Rwanda has heeded Global Fund’s appeal to raise at least $14 billion to step up the fight against AIDS, tuberculosis, and malaria by contributing $2.5 million (about Rwf2.3 billion).
The pledge was made by the Minister of Health, Dr. Diane Gashumba, who was representing President Paul Kagame, at the Global Fund’s Sixth Replenishment conference which ended yesterday in Lyon, France.
“Honored to convey President Paul Kagame’s message to Global Fund, of his full commitment to the noble cause: saving lives through continuous efficient use of funding, reinforced primary healthcare and great collaboration among African countries,” Dr. Gashumba wrote on her Twitter account.
Global Fund’s appeal to the world leaders has been positively responded to, the Fund said through its Twitter account on Thursday.
The United States contributed $4.68 billion – which is the largest support.
According to the Global Fund, the funds could help save 16 million lives between 2021 and 2023, reducing the mortality rate by 52 percent across the three diseases by 2023, relative to 2017 levels.
It also explained that it could also reduce the death toll across the three diseases to 1.3 million in 2023, down from 2.5 million in 2017 and from 4.1 million in 2005 as well as avert 234 million new infections or cases.
“Through this pledge, Rwanda remains committed to deepening impact, building accountability systems and collaborating with other African countries to increase domestic financing to end the three epidemics,” the Ministry of Health wrote on its Twitter account.
In addition, the money would result in reducing the incidence rate by 42 percent across the three diseases by 2023, relative to 2017 levels.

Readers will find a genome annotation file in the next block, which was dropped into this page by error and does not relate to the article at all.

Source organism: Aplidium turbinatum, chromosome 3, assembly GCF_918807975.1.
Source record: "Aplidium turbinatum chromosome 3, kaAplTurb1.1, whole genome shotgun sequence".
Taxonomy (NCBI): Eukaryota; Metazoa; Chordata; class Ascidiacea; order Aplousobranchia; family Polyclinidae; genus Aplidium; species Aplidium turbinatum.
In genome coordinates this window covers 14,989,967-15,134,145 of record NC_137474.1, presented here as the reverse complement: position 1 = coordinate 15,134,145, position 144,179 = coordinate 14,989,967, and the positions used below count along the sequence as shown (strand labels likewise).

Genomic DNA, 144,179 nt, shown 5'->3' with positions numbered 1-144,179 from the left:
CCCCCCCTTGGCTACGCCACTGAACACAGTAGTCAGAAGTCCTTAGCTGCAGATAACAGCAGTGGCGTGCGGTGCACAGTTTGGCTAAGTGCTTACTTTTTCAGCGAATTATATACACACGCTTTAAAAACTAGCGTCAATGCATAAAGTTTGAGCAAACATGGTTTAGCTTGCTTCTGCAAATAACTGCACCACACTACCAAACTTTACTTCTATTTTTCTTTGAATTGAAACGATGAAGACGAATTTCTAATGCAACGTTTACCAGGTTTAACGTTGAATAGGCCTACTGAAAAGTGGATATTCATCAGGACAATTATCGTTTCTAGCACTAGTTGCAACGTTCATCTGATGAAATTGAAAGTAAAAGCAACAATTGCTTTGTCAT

Briefly, it could help get the world back on track to end HIV, tuberculosis, and malaria as set in the Sustainable Development Goals (SDGs) target.
“AIDS, tuberculosis, malaria: there are lives behind these words, young people who aspire to live a normal life, to fall in love with whoever they want, to have a job, to study. We have no other choice but to raise these 14 billion dollars,” President Macron said to the participants, including Heads of government at the conference.
Meanwhile, Mussa Faki Mahamat, Chairperson of the African Union Commission, said it is better for Africa to depend on its own efforts than relying on others.
“Countries must step up the fight and invest 15 percent of their national budgets to public health if we are to ensure Universal Health Care and ease the intolerable disease burden of Malaria, TB and HIV/AIDS in Africa,” he said.
Global Fund Result Report 2019 shows that since 2002, health programs supported by the Global Fund partnership have saved 32 million lives as of the end of 2018. Overall, the number of deaths caused by AIDS, TB, and malaria each year has been reduced by 40 percent since 2002 in countries where the Global Fund invests.
According to 2019 figures, by the end of 2018, countries which the Global Fund supports saw 18.9 million HIV positive people placed on antiretroviral therapy, 5.3 million people with Tuberculosis treated, and 131 million mosquito nets distributed to fight malaria.